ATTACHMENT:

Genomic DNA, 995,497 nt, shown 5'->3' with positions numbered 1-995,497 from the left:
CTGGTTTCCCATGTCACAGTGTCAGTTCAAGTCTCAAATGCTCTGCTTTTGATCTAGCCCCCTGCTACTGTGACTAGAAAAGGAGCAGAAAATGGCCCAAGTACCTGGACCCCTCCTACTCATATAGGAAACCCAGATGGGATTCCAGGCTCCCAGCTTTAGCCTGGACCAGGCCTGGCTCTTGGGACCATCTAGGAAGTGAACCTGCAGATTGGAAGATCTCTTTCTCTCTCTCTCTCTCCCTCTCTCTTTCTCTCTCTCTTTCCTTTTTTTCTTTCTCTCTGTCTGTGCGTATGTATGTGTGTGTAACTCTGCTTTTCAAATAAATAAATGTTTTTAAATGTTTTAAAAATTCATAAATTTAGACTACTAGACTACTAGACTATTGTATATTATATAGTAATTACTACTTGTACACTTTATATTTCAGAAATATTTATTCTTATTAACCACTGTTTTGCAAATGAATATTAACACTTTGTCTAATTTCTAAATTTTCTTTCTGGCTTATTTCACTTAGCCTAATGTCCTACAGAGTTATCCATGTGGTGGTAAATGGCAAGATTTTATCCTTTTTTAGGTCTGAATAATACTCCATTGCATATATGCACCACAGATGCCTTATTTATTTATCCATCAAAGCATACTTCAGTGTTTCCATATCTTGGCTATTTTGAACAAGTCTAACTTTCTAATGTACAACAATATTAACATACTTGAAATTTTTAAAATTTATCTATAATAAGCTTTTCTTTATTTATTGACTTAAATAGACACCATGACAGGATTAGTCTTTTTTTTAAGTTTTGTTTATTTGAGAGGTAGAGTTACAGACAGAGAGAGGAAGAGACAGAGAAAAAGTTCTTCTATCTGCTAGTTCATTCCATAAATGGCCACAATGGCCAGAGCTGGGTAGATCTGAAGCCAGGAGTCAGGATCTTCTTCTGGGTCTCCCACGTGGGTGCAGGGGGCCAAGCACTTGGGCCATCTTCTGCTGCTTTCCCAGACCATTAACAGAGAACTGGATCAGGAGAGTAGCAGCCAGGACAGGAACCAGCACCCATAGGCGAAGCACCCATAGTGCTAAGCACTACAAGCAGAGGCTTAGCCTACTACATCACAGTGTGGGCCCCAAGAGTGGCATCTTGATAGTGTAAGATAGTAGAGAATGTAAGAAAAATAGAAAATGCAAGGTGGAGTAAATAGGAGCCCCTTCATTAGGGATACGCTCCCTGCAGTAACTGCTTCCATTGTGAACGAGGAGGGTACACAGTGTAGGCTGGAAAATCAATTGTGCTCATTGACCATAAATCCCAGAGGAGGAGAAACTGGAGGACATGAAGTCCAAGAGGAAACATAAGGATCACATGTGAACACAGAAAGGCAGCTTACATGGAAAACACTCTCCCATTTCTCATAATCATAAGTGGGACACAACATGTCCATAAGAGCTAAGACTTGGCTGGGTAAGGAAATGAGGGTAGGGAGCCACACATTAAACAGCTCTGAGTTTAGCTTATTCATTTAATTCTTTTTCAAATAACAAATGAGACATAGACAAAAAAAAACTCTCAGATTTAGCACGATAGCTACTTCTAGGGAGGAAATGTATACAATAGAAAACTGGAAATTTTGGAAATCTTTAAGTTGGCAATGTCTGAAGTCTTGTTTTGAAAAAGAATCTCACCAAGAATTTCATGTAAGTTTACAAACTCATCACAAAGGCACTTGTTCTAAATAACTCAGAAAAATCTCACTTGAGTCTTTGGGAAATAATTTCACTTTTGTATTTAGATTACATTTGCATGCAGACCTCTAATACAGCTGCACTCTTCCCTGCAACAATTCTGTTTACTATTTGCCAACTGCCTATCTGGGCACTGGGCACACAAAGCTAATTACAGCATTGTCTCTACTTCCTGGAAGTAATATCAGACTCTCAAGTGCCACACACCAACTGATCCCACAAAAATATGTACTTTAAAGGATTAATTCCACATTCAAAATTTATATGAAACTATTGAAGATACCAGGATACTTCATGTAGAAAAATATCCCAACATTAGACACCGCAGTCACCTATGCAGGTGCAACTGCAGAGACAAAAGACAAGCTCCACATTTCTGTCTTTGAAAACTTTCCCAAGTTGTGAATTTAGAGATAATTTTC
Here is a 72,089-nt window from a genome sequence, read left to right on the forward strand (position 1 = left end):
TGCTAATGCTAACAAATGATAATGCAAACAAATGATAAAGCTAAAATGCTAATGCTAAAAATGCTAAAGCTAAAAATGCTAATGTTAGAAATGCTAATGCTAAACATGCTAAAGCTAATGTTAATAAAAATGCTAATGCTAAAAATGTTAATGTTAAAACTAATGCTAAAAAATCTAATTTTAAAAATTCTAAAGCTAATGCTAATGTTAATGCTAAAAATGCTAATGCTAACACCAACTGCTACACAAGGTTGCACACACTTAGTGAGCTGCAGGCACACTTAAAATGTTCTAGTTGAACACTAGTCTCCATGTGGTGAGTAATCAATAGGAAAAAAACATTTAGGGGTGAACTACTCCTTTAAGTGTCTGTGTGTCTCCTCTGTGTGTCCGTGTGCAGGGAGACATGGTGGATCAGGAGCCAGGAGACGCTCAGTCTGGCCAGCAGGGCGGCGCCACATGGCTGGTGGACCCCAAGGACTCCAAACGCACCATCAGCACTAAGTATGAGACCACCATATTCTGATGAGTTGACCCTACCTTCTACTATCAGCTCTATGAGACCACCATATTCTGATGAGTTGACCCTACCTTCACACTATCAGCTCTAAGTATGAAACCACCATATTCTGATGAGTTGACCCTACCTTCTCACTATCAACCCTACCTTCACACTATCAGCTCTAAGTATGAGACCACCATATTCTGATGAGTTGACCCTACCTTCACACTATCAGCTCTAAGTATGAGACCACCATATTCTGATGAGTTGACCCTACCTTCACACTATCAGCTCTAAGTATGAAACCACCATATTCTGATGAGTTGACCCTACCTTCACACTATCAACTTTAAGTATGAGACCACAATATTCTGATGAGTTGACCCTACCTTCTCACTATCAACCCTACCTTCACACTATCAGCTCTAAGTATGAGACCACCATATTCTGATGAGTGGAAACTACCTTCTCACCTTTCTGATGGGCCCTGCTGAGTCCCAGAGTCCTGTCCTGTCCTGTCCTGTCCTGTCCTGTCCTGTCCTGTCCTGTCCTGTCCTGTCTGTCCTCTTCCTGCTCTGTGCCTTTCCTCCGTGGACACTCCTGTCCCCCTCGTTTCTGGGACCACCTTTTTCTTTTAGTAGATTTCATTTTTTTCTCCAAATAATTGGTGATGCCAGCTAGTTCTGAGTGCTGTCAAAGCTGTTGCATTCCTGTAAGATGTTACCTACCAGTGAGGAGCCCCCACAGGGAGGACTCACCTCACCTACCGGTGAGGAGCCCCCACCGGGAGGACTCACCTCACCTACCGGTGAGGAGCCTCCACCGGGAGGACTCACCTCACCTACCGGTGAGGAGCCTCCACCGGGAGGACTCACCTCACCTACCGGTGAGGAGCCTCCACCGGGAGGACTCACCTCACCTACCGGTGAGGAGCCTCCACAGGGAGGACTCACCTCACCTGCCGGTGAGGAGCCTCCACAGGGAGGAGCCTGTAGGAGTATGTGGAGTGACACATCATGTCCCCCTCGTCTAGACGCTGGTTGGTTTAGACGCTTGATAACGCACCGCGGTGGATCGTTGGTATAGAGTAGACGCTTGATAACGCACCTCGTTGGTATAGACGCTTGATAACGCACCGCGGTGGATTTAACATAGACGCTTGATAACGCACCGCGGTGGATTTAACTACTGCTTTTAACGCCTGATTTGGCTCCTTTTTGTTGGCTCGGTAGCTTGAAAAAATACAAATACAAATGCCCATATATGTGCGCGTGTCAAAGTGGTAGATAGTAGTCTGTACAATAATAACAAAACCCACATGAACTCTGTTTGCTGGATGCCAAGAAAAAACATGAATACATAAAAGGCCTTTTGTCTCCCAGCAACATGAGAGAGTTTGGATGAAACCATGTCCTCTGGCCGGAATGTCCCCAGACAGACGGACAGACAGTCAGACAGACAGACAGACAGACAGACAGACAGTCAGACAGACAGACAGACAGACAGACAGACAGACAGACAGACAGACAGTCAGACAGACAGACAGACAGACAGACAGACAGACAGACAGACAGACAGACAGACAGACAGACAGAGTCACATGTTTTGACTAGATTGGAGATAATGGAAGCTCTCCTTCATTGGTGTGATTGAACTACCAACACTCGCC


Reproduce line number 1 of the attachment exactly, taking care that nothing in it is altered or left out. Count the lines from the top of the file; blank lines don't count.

Genomic DNA, 995,497 nt, shown 5'->3' with positions numbered 1-995,497 from the left: